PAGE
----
Synopses & Reviews
War is a fact of human nature. As long as we exist, it exists. That's how the argument goes.
But longtime Scientific American writer John Horgan disagrees. Applying the scientific method to war leads Horgan to a radical conclusion: biologically speaking, we are just as likely to be peaceful as violent. War is not preordained, and furthermore, it should be thought of as a solvable, scientific problemlike curing cancer. But war and cancer differ in at least one crucial way: whereas cancer is a stubborn aspect of nature, war is our creation. Its our choice whether to unmake it or not.
In this compact, methodical treatise, Horgan examines dozens of examples and counterexamplesdiscussing chimpanzees and bonobos, warring and peaceful indigenous people, the World War I and Vietnam, Margaret Mead and General Shermanas he finds his way to wars complicated origins. Horgan argues for a far-reaching paradigm shift with profound implications for policy students, ethicists, military men and women, teachers, philosophers, or really, any engaged citizen.
"I'm heartened by this thoughtful, unflappable, closely argued book. The End of War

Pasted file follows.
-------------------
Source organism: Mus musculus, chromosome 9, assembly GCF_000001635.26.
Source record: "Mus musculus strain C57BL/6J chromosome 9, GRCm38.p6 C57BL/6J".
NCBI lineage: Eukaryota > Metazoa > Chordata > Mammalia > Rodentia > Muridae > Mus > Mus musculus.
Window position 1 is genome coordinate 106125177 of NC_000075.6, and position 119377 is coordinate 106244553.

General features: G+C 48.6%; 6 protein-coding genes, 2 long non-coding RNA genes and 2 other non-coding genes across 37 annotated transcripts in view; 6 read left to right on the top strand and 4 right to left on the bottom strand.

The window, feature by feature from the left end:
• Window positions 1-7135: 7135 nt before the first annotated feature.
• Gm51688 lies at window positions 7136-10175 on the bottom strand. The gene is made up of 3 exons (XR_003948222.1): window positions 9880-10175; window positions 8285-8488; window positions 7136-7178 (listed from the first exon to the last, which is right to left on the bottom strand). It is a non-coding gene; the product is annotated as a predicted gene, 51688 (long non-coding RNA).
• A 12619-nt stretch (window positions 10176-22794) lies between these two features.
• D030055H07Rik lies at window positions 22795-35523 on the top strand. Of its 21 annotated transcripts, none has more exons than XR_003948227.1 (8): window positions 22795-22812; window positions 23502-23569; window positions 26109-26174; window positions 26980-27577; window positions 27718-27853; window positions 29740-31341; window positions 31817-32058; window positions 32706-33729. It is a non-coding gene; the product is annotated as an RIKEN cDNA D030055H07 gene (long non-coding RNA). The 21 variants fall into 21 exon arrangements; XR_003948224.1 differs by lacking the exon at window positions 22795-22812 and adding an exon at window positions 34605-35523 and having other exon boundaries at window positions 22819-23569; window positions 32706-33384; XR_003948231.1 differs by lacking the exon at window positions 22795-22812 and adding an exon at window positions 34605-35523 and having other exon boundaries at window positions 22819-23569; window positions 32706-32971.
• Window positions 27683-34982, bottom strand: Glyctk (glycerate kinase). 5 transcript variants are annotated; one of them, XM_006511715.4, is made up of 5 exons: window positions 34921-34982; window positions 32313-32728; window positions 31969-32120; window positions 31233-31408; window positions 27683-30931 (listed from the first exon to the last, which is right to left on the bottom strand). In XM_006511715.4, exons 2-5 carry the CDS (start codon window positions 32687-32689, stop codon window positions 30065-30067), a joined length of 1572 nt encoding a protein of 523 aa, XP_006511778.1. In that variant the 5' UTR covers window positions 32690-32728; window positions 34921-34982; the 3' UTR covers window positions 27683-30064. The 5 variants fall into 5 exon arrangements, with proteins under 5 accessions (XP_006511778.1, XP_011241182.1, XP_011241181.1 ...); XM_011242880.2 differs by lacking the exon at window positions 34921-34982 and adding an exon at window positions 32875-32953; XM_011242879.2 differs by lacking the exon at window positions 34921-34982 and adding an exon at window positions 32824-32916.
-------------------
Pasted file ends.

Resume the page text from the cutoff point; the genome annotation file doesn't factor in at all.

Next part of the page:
gives us new ways to understand and resist the specious arguments of inevitabilists and professional weaponeers."
"Winsomely and persuasively, John Horgan suggests that the world may be headed toward peace. This book is straightforward, drawing on the best scientific evidence available, examining the writings of the best scholars on both sides of these issues. Horgan believes human destiny is not predetermined. Human choices matter. We are encouraged not because of pious idealistic hopes, but because the best evidence demonstrates that the prospects for peace are eminently realistic."
Dr. James C. Juhnke
"This is a heartfelt and important book, one that largely succeeds: at least, in making its point. Whether it is comparably successful in its deeper goalchanging peoples mindsis another matter, although lets hope that it is."
David Barash, The Chronicle of Higher Education
Dialogue like that Horgan has opened here, in my opinion, is where the best pragmatic solutions are likely to emerge.”
The Philadelphia Inquirer
Praise for The End of Science
"[In this] intellectually bracing, sweepingly reported, often brilliant and sometimes bullying book, John Horgan makes the powerful case that the best and most exciting scientific discoveries are behind us."
New York Times Book Review, front page review